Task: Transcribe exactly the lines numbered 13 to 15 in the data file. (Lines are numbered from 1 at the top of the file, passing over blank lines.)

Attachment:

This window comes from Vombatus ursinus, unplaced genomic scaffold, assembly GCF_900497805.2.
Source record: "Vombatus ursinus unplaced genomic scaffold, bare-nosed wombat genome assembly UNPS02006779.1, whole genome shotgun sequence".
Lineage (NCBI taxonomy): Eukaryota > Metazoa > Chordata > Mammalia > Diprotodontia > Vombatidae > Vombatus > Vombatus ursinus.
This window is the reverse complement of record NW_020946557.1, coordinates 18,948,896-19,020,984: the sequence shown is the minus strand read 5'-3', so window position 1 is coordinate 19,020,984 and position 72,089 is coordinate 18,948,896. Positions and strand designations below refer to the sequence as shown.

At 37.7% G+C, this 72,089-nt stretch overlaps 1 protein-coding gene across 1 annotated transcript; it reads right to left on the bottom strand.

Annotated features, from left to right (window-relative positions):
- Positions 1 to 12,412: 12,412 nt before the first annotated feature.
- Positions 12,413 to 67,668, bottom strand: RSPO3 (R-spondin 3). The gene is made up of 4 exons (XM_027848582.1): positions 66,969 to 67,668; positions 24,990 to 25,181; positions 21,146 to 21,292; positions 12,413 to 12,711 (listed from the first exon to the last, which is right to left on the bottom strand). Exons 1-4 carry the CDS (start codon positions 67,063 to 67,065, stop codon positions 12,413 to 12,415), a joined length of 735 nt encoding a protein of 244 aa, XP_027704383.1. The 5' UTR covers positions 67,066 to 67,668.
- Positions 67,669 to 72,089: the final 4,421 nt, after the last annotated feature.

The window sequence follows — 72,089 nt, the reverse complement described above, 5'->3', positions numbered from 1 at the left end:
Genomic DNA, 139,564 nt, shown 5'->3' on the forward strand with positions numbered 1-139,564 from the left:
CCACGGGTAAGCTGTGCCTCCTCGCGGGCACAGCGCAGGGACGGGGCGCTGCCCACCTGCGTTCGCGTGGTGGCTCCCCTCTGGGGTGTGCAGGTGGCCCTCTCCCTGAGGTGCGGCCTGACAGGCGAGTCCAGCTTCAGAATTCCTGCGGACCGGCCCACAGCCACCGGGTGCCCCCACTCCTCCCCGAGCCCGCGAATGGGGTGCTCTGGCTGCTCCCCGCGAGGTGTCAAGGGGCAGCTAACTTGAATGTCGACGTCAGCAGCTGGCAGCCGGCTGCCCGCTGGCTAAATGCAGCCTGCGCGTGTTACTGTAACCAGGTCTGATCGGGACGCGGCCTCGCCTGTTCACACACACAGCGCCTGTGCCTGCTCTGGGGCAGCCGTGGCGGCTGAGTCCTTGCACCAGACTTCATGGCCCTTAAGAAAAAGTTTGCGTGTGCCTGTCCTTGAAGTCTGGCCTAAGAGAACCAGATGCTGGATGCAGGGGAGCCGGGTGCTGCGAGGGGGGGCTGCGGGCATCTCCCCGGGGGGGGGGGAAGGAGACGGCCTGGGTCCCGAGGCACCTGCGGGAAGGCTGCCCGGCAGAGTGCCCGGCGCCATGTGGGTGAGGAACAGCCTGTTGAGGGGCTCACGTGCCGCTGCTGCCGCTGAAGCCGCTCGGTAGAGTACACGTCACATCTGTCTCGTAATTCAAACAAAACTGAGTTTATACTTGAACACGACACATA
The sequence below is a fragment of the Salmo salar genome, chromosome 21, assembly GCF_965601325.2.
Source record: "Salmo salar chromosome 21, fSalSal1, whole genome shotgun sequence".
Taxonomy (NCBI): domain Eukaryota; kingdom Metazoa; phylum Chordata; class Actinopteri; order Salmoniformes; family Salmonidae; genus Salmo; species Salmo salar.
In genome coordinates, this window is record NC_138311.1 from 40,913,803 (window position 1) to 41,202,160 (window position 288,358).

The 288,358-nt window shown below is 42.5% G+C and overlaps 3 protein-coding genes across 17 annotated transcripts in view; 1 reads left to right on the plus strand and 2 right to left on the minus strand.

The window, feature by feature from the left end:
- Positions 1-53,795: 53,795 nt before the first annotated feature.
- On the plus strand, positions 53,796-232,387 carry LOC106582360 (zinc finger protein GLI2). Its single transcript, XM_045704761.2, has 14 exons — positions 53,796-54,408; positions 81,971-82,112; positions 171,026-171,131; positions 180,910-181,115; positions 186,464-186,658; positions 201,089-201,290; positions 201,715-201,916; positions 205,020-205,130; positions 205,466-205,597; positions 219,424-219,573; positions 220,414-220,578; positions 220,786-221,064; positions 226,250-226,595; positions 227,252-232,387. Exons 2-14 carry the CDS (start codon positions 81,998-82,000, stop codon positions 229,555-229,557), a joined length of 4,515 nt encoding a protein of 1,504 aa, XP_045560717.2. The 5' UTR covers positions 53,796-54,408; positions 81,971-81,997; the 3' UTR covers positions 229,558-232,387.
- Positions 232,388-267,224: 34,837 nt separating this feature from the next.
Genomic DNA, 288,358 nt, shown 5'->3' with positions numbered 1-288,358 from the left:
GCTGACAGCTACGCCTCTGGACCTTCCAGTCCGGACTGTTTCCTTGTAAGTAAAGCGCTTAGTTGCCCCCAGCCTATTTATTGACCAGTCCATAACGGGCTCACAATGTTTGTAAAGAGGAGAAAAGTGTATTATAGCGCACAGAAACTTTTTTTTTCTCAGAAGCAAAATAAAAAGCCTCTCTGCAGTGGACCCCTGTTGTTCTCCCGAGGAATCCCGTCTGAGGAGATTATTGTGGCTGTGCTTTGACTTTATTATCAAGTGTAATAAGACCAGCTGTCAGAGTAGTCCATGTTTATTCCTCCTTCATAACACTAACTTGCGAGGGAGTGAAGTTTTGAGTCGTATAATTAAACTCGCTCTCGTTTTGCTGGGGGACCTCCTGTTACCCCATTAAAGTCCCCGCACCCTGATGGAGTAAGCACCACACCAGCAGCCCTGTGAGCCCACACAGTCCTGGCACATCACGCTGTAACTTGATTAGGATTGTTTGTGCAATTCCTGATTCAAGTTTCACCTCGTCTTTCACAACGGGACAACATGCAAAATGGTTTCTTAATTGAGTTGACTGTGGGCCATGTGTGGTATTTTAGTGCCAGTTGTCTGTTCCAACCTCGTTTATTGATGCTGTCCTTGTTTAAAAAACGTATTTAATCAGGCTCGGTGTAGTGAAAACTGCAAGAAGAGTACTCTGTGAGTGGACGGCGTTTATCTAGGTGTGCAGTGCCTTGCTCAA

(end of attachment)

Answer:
The sequence below is a fragment of the Salmo salar genome, chromosome 21, assembly GCF_965601325.2.
Source record: "Salmo salar chromosome 21, fSalSal1, whole genome shotgun sequence".
Taxonomy (NCBI): domain Eukaryota; kingdom Metazoa; phylum Chordata; class Actinopteri; order Salmoniformes; family Salmonidae; genus Salmo; species Salmo salar.